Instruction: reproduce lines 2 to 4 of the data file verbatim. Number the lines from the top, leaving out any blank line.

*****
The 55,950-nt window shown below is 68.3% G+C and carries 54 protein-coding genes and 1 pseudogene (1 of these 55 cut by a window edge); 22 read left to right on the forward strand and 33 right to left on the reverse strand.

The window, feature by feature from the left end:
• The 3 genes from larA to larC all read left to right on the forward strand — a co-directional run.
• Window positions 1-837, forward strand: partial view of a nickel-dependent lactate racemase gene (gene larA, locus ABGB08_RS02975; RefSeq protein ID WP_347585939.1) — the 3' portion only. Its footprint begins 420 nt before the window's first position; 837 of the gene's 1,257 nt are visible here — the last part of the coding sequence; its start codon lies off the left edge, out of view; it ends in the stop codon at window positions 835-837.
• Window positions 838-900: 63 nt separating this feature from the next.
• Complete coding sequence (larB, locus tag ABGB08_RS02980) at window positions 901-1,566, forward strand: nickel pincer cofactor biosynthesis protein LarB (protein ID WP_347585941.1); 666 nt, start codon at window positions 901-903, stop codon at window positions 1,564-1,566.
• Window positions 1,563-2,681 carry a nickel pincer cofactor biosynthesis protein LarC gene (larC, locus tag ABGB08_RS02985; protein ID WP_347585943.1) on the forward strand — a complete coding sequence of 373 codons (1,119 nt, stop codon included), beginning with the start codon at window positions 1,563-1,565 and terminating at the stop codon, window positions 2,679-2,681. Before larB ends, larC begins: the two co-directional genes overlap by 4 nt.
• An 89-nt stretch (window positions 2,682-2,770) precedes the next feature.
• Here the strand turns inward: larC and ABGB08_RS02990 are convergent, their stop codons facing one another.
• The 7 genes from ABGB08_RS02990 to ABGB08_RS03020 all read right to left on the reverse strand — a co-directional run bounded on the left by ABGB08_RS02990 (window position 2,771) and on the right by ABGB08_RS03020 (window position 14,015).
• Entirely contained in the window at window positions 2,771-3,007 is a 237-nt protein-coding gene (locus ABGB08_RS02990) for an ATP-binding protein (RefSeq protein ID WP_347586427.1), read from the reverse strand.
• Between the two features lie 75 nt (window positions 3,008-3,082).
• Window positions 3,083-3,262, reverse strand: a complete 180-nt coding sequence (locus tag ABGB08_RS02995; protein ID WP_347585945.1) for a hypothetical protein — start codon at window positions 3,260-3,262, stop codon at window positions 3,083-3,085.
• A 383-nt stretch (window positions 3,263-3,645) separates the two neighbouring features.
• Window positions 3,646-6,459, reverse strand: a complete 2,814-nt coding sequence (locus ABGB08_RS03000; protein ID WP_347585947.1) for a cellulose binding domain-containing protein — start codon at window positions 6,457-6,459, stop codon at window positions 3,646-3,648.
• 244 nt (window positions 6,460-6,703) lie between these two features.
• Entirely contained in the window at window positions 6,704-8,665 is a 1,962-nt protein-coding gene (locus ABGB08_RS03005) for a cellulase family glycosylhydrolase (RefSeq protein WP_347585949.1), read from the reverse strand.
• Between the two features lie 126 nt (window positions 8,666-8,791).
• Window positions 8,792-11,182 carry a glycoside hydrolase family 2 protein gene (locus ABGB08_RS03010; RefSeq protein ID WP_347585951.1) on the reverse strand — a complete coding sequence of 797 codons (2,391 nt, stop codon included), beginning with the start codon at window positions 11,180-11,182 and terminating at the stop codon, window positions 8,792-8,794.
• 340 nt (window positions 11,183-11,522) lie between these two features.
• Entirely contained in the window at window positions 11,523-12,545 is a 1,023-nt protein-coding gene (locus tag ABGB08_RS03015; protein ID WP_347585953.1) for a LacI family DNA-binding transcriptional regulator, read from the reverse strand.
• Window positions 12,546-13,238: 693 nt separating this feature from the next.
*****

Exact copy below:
The window, feature by feature from the left end:
• The 3 genes from larA to larC all read left to right on the forward strand — a co-directional run.
• Window positions 1-837, forward strand: partial view of a nickel-dependent lactate racemase gene (gene larA, locus ABGB08_RS02975; RefSeq protein ID WP_347585939.1) — the 3' portion only. Its footprint begins 420 nt before the window's first position; 837 of the gene's 1,257 nt are visible here — the last part of the coding sequence; its start codon lies off the left edge, out of view; it ends in the stop codon at window positions 835-837.